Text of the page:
Saturday, June 23, 2012

Kodak Duaflex

I found this Kodak Duaflex at a garage sale recently.  It has some scrapes and dents, but the lens is clear, the shutter works, and there are no light leaks.  It took me a moment to recognize this camera as I was previously familiar with later models which are a bit larger and have more features.  I thought it would be interesting to compare the Duaflex to the Panda, which was its nearest competitor in the immediate post-war American market.

Kodak stuck to what it knew with the Duaflex.  The construction is similar to simple pre-war metal and bakelite designs with the primary innovation being the brilliant reflective viewfinder.  The Kodet meniscus lens has good central sharpness which degrades rapidly toward the image edges.  The flat film plane emphasizes the limitations of the simple lens design.

The Duaflex cost two or three times what was asked for the Ansco Panda.  For that extra expense, you got shutter sync for a flash attachment, "I" and "B" shutter settings, a tripod mounting socket, and the possibility of using the slip-on No.6A Kodak Closeup Attachment.  Like the Panda, and all of Kodak's medium format cameras of the era, the Duaflex required the use of 620 film.

Later Duaflex models added double-exposure prevention, variable f-stops, viewfinder hoods, and full-focusing multi-element lenses.  

All of the Duaflex models have a rather awkward shutter release plunger.  If you can manage to hold the camera still while releasing the shutter, quite nice results can be obtained.


Jim said...

I had a garage-sale Duaflex II as a kid and really enjoyed using it. The shutter button was in an awkward place, but it slid smoothly and was not a source of shake.

Nice shot of the '58 Impala's interior.

Mike said...

You're right that the shutter plunger actually moves pretty smoothly, particularly in comparison to some of the old folder shutters which made the whole camera jump when the shutter was tripped. The issue for me is more with the somewhat unnatural position the hands are forced into. Long fingers are an asset with the Duaflex, and a cable release socket would have been a real plus. Of course, the real culprit with all the simple box cameras of that era is the slow shutter speed of around 1/30 sec. I'm going to try another roll with the camera using its assets including the "B" setting and the tripod socket.

robert said...

Old cars and old cameras, nothing better with my morning java. That interior shot with the old Fuel and Temperature gauges brought a smile, as I recall they were just a aproximation of reality.

Dirk said...

Another camera that I will not get in Germany! :(
Thanks for the description and the fine deductions.

Mike said...

Kodak's UK operation made the Duaflex in London from 1949 to 1955, so there should be some in your neighborhood. Of course, it works the other way too. There's a lot of interesting European models that we seldom see here, and the postal rates don't encourage purchases across the pond.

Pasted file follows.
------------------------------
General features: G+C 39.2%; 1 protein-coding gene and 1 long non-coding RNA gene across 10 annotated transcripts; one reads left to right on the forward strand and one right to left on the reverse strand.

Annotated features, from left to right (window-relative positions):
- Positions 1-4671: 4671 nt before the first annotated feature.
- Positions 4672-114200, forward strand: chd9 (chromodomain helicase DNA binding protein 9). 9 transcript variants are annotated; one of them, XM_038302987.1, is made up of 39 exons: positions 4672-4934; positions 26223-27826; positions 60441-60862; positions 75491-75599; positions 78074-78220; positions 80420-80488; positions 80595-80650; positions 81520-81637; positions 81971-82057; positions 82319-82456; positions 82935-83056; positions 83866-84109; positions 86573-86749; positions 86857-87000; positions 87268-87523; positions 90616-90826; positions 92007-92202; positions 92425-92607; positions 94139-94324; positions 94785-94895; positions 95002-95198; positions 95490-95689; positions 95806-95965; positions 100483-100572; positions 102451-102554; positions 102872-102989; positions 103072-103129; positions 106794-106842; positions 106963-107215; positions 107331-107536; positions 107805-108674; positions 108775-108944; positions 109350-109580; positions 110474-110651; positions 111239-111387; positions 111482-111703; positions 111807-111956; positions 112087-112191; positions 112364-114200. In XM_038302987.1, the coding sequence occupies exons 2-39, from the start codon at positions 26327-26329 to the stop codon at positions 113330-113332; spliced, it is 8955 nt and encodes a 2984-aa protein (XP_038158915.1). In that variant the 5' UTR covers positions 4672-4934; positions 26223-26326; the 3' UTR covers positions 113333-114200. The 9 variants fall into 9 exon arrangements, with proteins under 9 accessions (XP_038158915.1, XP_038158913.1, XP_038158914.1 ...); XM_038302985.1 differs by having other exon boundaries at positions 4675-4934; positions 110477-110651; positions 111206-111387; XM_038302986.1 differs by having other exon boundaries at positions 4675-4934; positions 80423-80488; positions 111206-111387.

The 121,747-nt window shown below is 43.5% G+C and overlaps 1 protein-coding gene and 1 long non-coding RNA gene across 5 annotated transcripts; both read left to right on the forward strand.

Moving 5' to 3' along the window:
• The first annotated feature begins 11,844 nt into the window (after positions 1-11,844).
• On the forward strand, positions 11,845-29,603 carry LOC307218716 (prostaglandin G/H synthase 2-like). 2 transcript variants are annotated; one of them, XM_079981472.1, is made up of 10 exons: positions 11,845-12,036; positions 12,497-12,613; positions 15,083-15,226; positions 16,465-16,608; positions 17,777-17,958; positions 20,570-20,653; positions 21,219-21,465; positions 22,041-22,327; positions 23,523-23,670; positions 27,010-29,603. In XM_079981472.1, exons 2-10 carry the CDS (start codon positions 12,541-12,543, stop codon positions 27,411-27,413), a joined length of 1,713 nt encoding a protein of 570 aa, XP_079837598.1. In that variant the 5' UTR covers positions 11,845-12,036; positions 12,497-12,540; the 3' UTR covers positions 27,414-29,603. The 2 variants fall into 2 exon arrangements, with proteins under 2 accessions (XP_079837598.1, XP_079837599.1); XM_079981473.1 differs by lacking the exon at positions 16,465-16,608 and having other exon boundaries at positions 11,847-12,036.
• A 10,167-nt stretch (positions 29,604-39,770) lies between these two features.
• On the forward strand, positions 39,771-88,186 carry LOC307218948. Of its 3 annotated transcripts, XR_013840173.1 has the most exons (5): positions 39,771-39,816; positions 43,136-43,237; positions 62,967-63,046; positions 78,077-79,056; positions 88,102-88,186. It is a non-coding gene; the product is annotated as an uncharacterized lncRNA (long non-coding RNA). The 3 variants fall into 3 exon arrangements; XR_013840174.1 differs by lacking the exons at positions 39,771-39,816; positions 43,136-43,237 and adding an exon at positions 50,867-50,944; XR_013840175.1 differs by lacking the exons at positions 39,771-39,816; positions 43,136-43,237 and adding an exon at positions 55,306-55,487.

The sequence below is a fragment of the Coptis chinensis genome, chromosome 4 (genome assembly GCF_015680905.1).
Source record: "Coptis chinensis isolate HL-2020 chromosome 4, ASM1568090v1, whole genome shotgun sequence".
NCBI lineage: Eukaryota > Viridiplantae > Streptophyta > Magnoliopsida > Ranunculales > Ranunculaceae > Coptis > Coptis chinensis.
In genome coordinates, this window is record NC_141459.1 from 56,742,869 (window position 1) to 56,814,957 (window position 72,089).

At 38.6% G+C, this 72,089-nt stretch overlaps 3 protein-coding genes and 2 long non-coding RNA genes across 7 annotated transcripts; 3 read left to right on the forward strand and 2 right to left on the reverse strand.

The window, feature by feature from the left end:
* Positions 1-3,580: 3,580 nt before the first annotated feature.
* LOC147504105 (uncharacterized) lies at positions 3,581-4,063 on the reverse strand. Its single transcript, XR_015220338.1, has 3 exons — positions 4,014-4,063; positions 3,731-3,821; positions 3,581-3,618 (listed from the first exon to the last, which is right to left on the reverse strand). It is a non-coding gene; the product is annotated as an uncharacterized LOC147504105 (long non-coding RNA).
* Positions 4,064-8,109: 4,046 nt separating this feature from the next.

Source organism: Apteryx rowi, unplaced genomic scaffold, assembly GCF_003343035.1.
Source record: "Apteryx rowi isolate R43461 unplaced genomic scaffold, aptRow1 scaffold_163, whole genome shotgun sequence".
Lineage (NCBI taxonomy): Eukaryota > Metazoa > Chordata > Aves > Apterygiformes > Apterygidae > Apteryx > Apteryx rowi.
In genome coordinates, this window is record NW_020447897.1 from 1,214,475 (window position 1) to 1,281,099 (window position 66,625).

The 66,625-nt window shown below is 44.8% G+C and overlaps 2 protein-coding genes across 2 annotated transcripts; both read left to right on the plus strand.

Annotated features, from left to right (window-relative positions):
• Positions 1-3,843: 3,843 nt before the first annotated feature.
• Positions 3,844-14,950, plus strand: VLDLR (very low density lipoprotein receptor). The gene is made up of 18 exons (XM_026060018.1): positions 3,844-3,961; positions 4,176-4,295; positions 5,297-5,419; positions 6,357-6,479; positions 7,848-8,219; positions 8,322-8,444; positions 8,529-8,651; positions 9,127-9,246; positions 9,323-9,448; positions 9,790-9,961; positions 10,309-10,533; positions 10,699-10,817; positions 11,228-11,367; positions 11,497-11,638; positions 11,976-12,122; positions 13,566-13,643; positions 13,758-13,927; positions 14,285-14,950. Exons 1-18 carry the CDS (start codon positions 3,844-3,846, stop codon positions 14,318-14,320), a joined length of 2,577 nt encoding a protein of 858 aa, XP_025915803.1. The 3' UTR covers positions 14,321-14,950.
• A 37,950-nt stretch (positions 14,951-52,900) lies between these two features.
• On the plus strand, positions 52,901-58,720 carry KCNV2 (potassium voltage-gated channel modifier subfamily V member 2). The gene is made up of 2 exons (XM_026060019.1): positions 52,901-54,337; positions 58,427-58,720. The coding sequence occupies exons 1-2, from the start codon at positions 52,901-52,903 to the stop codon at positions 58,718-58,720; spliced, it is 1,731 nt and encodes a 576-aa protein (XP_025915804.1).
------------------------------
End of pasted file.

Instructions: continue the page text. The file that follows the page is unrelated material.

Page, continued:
Dirk said...

True, I just have to keep the eyes on the European Alternative!
(Ansco Panda=Adox66 or Bilora Bonita 66)
There are also some things from Kodak, just only with 127 roll film.

Jeff (a.k.a. Denverdad) said...

Among my "simple" cameras, the Duaflex III that I have is a cut above all the others (although in fairness, it is the model with the Kodar lens, and that makes a big difference to image quality).

I hear what you're saying about the shutter release plunger though - it doesn't inspire confidence in terms of camera shake. The technique I have worked out is that instead of grasping both sides with each hand, I work my right hand down below the camera, cupping it underneath, and then I use my right thumb to press the button. This provides more of a squeezing motion which seems to allow less camera movement. As a general technique, I also like to apply tension to the strap, pulling the camera downward as I release the shutter. This seems to make the whole camera feel more stable as well.

Anyway, have fun with your Duaflex!


Mike said...

Hi, DD!

You've got some inspiring work posted on Flickr from that Duaflex III. I had a III and a IV, but never shot enough with either to get anything of interest. I'm pleased to have another go at it with my Duaflex I.

I've turned up some intereting historical info on the Duaflex, so hope to get around to putting up a web page about the camera sometime soon.

Bob Dungan said...

This was the camera my parents had when I was a kid. We used it into the late 60's. I still have the camera and need to give it a spin.

Mike said...

My own family produced and saved a lot of snapshots, but the photographic skills and processes were never looked at very critically. I remember some of the family cameras, but none survived to come into my possession. Luckily, it is possible now to acquire those old cameras now for a song, and to revisit some of those experiences that I was only marginally aware of at the time.